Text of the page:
PASSINGS: Justin Mentell, Jack Brisco, Barry Blitzer
Feb 03, 2010 | 12:00 AM
'Boston Legal' cast member
Justin Mentell, 27, an actor who appeared on the TV show "Boston Legal," was killed Monday in an SUV crash in Wisconsin.
The Iowa County Sheriff's Department said Mentell was killed when his SUV went down an embankment off Highway 39 near Blanchardville, Wis., and hit two trees. The crash was reported about 8:30 a.m. Monday.
The Sheriff's Department said Mentell wasn't wearing a seat belt.
Mentell portrayed attorney Garrett Wells on "Boston Legal" from 2005 to 2006. According to the film database IMDb.com, he also played Terrell in the 2009 Disney movie "G-Force."
Born Dec. 16, 1982, in Austin, Texas, Mentell grew up in Waukegan, Ill. He began acting as a child and was a member of the U.S. junior national speedskating team. He studied acting at Northern Illinois University.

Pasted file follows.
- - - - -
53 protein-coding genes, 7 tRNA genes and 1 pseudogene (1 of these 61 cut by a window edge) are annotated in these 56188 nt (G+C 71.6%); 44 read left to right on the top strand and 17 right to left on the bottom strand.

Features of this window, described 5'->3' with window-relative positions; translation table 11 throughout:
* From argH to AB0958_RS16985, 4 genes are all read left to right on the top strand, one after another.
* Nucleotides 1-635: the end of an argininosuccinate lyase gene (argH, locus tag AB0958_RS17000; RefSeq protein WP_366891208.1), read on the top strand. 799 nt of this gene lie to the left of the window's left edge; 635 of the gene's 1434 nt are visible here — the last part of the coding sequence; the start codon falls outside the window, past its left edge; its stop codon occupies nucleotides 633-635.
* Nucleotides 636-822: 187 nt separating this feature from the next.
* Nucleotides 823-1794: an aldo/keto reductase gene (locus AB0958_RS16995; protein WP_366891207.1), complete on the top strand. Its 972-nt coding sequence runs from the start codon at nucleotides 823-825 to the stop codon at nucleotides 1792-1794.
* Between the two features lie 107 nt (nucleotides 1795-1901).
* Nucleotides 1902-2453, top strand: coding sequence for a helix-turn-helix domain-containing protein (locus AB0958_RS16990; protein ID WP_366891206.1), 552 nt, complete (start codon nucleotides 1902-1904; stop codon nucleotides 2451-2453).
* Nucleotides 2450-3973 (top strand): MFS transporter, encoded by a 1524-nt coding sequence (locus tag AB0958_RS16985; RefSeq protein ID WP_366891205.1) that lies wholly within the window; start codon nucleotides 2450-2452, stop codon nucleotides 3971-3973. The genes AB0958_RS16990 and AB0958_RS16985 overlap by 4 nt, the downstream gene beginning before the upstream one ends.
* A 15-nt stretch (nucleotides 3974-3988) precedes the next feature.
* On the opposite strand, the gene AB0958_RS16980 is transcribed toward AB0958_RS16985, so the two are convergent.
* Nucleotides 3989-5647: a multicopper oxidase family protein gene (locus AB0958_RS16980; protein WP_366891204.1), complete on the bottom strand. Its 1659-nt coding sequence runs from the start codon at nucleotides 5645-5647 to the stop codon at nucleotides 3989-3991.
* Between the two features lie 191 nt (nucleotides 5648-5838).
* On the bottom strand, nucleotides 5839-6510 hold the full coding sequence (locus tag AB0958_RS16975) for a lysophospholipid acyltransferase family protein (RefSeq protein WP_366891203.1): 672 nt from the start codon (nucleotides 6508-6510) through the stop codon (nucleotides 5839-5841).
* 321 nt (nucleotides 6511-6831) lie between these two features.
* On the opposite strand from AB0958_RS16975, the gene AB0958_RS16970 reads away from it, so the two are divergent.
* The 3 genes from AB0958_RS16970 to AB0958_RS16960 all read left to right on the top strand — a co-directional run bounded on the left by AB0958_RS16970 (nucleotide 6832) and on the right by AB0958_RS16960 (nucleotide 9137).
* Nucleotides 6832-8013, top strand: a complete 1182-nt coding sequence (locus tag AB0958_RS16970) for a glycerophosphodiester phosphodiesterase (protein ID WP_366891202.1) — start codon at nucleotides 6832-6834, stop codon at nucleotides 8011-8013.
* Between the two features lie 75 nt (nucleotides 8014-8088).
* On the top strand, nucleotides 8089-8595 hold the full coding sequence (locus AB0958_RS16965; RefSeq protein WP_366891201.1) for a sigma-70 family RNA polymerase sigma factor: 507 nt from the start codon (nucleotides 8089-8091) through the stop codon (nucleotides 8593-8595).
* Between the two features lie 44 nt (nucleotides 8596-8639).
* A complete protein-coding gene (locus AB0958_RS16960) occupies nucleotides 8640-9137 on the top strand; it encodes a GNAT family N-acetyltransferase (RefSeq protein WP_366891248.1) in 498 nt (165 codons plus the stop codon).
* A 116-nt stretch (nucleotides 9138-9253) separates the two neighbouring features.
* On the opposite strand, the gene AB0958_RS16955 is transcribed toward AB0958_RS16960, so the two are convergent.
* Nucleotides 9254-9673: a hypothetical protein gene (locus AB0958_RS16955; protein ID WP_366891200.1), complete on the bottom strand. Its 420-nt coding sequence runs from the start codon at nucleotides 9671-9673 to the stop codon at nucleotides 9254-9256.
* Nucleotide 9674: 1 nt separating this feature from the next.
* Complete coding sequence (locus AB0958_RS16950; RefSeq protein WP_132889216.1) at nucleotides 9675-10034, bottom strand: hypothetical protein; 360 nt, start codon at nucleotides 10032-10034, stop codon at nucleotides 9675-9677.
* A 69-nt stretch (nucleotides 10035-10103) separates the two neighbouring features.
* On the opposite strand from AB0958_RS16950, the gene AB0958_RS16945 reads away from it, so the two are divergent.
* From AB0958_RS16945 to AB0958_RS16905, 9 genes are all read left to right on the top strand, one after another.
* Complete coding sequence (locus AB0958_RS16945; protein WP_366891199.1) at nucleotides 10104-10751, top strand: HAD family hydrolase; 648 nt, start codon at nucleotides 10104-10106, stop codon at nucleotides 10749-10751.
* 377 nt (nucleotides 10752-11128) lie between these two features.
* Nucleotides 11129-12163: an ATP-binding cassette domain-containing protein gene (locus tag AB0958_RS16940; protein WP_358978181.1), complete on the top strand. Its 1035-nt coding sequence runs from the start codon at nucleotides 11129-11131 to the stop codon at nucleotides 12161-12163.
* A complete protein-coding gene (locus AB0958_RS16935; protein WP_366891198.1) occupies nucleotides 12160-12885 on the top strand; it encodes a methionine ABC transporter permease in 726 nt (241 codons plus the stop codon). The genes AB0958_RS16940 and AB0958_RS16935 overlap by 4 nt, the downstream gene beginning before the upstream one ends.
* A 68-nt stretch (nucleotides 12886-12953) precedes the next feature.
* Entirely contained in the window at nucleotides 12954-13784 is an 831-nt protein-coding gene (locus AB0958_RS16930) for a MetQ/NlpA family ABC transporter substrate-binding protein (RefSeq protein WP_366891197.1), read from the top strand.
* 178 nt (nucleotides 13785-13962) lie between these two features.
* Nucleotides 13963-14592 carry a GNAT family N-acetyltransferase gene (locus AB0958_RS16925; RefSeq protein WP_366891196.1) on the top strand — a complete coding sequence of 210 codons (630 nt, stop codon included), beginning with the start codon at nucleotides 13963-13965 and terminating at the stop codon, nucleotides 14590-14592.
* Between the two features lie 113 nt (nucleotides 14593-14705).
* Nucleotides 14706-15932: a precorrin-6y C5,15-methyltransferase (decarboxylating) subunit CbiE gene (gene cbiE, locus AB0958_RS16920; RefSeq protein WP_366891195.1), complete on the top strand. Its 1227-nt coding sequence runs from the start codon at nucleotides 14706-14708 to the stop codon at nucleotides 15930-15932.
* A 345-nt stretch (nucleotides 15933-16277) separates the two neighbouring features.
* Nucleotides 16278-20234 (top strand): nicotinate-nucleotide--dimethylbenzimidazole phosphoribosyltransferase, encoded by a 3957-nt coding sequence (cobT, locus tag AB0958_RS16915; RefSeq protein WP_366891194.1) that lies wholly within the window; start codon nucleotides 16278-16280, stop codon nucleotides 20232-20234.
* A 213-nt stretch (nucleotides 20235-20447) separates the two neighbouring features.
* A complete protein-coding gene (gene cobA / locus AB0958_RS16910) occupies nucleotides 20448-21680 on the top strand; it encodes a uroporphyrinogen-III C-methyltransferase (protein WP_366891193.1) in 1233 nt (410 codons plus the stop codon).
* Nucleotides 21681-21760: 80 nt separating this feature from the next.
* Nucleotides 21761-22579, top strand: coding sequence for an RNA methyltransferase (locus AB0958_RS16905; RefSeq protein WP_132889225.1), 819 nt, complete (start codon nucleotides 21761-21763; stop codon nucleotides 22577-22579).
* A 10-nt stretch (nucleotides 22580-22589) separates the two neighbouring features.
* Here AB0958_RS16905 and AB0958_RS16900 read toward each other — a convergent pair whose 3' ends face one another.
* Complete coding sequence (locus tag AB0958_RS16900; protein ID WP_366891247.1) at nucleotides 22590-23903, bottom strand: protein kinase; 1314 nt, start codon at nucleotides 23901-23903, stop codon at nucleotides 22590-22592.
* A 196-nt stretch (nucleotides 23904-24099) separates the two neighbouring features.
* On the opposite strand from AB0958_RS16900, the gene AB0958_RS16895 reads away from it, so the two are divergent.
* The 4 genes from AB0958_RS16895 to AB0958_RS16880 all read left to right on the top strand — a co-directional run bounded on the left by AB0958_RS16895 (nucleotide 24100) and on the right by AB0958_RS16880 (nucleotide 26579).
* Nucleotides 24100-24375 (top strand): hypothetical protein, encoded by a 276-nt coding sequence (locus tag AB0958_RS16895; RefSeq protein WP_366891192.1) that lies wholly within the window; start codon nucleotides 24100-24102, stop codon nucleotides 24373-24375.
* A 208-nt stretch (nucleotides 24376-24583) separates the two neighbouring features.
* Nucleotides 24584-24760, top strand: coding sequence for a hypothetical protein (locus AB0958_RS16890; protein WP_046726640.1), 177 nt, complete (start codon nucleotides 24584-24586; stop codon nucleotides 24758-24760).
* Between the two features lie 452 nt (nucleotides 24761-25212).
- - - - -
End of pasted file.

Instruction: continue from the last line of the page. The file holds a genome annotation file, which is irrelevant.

Former pro wrestling star
Jack Brisco, 68, an NCAA champion wrestler at Oklahoma State University who became a star in pro wrestling, died Monday in Tampa, Fla., of heart problems, the university announced. He had heart surgery two weeks ago, the Miami Herald reported.
Brisco, born Sept. 21, 1941, in Blackwell, Okla., won the 1965 NCAA championship and the 1964 and 1965 Big Eight Conference championship at 191 pounds. He also reached the NCAA finals in 1964 when Oklahoma State won the team championship.
His younger brother, Jerry, also wrestled at Oklahoma State and became his tag-team partner as a professional.
Brisco retired from wrestling in 1984. The brothers, who were elected to the World Wrestling Entertainment Hall of Fame in 2008, also owned an auto body shop together in Tampa.
Barry Blitzer, a veteran TV writer who shared an Emmy Award in 1956 for his work on "The Phil Silvers Show" and whose credits include episodes of "McHale's Navy," "Gomer Pyle, U.S.M.C.," "Get Smart" and the Hanna- Barbera cartoons "The Flintstones" and "The Jetsons," died Jan. 27 at St. John's Health Center in Santa Monica of complications from abdominal surgery, the Writers Guild of America announced. He was 80.